When responding to a request for records on a named third party, should an agency advise the FOIA requester of the identity of a law enforcement agency to which it makes a record referral?
No. Individuals who are associated with law enforcement investigations, even if their names merely are mentioned in law enforcement files, have a substantial privacy interest in the nondisclosure of that sensitive abstract fact. See, e.g., SafeCard Servs., Inc. v. SEC, 926 F.2d 1197, 1205-06 (D.C. Cir. 1991). In recognition of that strong privacy interest, law enforcement agencies, when responding to third-party requests for records concerning targeted individuals, generally refuse to confirm or deny the existence of any responsive records. See, e.g., Department of Justice v. Reporters Committee for Freedom of the Press, 489 U.S. 749, 755 (1989); see also FOIA Update, Summer 1989, at 5; FOIA Update, Winter 1986, at 3-4. By utilizing this so-called "Glomar" response, the law enforcement agency avoids the privacy invasion that would otherwise occur through even the mere confirmation that a responsive record exists. See, e.g., Antonelli v. FBI, 721 F.2d 615, 618 (7th Cir. 1983), cert. denied, 467 U.S. 1210 (1984). Yet this same privacy invasion can occur, albeit inadvertently, where a non-law enforcement agency advises a requester that records responsive to his third-party request have been referred to an identified law enforcement agency. By advising the requester of the existence of responsive law enforcement records, the referring agency precludes any "Glomar" response.
To ensure that such appropriate FOIA responses are not so foreclosed, all such referrals, in response to requests for records on living third parties who have not consented to disclosure, should be made "in the blind" -- i.e., by advising only that responsive records have been referred to some other, unnamed agency. Then, if the recipient law enforcement agency determines that "Glomarization" is warranted, it will be free to use it. In that event, the law enforcement agency should contact the referring agency so that the referring agency can in turn advise the requester that the referral process has been completed and that no additional information can be disclosed. On the other hand, if the law enforcement agency determines that it can confirm the existence of responsive records -- because, for example, the investigation has been officially acknowledged -- it should respond to the requester directly regarding the referred documents in a conventional fashion. While it is always possible that some sophisticated requester might suspect that such a "blind" referral procedure is being used because responsive law enforcement records exist, the use of this procedure is the best way possible to ensure that agencies make no indirect, unwarranted disclosure of the existence of sensitive law enforcement records on identified third parties.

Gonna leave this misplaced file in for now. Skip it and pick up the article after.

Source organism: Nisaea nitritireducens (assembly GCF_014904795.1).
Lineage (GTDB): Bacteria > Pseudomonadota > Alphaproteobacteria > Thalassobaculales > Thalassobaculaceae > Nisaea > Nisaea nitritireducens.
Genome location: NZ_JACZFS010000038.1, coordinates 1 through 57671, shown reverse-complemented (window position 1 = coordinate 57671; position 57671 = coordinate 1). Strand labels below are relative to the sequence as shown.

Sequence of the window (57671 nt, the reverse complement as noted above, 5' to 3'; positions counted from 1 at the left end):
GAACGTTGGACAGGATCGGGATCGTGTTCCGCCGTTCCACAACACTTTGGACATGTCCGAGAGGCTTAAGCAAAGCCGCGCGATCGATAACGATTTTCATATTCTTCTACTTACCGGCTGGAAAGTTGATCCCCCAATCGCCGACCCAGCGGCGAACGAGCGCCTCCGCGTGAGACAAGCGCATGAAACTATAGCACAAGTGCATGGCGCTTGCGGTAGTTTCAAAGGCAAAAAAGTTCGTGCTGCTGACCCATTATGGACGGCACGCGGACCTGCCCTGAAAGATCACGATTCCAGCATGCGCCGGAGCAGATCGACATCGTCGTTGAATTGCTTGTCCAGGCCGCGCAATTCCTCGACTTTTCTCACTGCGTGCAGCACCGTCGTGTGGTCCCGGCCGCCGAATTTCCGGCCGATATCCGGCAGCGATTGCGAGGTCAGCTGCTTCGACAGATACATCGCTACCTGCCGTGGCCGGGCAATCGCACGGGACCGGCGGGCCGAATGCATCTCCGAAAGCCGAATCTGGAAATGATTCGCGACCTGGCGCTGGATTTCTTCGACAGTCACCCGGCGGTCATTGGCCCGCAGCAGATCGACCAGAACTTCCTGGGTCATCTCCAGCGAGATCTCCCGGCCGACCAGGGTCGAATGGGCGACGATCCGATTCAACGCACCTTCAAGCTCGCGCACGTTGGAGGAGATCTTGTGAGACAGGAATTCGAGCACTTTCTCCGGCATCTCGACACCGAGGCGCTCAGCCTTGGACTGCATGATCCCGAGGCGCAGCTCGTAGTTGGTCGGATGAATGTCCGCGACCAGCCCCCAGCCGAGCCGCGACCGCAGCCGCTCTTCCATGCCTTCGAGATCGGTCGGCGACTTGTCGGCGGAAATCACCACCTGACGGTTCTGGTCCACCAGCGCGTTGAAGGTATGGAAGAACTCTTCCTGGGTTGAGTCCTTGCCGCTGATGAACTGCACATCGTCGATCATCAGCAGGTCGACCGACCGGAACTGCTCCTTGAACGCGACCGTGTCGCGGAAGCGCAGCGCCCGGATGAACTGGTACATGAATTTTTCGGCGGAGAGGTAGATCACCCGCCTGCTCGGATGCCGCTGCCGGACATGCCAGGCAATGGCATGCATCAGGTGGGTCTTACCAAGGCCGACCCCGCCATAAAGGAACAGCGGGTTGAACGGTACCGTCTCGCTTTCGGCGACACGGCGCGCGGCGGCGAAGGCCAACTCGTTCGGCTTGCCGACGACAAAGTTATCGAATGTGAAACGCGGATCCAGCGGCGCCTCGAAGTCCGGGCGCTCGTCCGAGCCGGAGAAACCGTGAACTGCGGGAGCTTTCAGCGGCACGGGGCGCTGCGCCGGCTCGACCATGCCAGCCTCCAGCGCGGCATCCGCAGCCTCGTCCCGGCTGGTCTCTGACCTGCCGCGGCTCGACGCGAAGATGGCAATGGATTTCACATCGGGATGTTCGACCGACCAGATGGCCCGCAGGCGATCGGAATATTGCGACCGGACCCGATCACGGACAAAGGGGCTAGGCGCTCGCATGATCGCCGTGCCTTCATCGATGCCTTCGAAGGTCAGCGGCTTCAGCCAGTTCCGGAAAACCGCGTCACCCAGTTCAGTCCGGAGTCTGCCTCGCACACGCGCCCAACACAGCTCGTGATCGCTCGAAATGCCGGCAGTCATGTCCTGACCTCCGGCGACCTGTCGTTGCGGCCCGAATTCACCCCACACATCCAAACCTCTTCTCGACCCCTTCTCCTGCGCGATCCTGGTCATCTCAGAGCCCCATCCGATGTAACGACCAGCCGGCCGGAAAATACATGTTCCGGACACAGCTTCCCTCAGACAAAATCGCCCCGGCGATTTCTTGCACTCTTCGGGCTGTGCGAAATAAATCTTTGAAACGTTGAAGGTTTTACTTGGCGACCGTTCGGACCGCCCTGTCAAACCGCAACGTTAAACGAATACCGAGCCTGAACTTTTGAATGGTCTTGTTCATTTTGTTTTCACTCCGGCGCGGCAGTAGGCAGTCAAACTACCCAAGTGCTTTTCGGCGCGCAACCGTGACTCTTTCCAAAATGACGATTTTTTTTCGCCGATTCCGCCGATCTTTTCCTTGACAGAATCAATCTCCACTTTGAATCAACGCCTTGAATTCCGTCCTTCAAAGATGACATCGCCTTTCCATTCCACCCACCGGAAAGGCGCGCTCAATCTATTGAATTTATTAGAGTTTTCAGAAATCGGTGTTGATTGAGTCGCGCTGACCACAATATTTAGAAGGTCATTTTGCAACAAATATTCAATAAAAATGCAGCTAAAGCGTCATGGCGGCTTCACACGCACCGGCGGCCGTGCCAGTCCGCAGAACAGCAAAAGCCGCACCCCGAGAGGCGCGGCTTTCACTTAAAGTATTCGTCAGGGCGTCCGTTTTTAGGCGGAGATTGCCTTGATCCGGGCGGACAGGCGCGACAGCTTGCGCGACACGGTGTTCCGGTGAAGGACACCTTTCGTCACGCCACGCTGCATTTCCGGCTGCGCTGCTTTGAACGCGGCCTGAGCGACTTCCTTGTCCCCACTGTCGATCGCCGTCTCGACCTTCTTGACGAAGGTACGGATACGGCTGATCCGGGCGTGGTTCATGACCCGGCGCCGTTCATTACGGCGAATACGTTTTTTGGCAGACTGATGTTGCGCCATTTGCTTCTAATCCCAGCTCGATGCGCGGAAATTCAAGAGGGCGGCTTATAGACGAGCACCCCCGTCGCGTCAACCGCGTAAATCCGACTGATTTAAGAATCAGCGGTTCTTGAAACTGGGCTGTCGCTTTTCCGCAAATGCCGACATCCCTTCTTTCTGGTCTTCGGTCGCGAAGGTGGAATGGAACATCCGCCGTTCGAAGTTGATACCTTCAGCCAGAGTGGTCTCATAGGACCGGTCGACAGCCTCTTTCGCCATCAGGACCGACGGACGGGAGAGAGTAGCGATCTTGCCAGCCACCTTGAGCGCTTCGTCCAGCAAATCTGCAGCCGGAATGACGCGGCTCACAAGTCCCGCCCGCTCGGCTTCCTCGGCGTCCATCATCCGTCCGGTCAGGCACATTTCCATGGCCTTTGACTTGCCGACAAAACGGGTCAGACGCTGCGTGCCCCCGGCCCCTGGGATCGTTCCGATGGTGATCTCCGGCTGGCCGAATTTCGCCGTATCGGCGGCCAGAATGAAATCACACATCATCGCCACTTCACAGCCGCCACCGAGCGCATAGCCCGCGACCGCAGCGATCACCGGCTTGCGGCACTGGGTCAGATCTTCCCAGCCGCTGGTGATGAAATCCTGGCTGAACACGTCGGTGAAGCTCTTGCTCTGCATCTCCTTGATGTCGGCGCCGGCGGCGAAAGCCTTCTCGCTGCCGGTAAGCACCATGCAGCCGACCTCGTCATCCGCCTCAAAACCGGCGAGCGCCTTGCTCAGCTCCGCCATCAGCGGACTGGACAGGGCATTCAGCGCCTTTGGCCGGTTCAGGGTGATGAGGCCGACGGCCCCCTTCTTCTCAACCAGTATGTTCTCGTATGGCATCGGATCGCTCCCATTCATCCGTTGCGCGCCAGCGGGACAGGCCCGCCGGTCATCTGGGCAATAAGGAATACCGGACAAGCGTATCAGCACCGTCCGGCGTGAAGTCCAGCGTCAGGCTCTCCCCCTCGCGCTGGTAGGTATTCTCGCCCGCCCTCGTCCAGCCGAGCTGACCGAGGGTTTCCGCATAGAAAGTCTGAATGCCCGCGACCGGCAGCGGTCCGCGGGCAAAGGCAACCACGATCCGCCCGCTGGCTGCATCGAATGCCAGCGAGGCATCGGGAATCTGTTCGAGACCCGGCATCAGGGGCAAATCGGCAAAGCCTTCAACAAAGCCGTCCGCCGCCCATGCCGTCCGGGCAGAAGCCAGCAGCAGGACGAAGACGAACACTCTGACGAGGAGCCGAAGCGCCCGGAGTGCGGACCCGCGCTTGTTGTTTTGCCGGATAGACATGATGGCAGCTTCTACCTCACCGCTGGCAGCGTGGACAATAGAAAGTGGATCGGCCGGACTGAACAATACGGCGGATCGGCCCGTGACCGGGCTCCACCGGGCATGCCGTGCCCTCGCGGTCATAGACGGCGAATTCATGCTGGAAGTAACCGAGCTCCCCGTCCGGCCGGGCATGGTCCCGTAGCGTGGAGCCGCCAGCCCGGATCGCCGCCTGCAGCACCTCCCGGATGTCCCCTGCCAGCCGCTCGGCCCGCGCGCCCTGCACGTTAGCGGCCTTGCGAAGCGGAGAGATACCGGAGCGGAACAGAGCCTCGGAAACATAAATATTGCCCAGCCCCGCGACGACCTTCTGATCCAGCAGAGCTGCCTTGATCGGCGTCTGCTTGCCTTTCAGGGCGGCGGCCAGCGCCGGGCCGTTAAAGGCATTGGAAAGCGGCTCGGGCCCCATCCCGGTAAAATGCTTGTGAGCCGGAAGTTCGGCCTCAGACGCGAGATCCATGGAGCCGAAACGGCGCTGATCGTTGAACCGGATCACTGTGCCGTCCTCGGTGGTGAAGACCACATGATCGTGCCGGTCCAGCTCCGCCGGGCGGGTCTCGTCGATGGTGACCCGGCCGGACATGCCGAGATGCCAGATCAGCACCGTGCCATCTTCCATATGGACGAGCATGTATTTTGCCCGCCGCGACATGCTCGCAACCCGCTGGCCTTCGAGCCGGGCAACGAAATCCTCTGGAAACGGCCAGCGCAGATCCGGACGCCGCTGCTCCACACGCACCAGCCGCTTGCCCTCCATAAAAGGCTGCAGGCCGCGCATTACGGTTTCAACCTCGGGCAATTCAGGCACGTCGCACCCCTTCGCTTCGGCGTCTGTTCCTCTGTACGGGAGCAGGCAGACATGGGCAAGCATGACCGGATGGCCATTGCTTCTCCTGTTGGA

Does "government operations" under Reporters Committee mean federal government operations only?
Yes. In Department of Justice v. Reporters Committee for Freedom of the Press, 489 U.S. 749 (1989), the Supreme Court interpreted the term "public interest" for purposes of the balancing of privacy and public interests under Exemptions 6 and 7(C), to encompass only information which, if disclosed, would advance the "core purpose" of the FOIA by "'contribut[ing] significantly to public understanding of the operations or activities of the government.'" Id. at 775 (emphasis in original). Although the particular facts of Reporters Committee did not require the Supreme Court to address the question of whether disclosure of information regarding the operations of state and local government entities qualifies as a "public interest" as now so defined, it seems evident that it should not. Clearly, state and local activities were not within the contemplated scope of the FOIA, as the statute's application is strictly limited to the records of the federal government. Indeed, the Supreme Court emphasized repeatedly in Reporters Committee that the FOIA's focus is on records that shed light on the activities of a "Government agency or official," showing something "about an agency's own conduct," i.e., "the conduct of the agency that has possession of the requested records." Id. at 773 (emphasis added). Consequently, although one district court recently found a "public interest" in information in FBI files that might indicate whether alleged misconduct by state law enforcement officials prejudiced the rights of a criminal defendant, see Landano v. Department of Justice, 758 F.Supp. 1021, 1026 (D.N.J. 1991) (appeal pending), and while disclosures concerning nonfederal governmental activities may be of "some public interest," it should be concluded that "that interest falls outside the ambit of the public interest that the FOIA was enacted to serve." 489 U.S. at 775 (emphasis in original).
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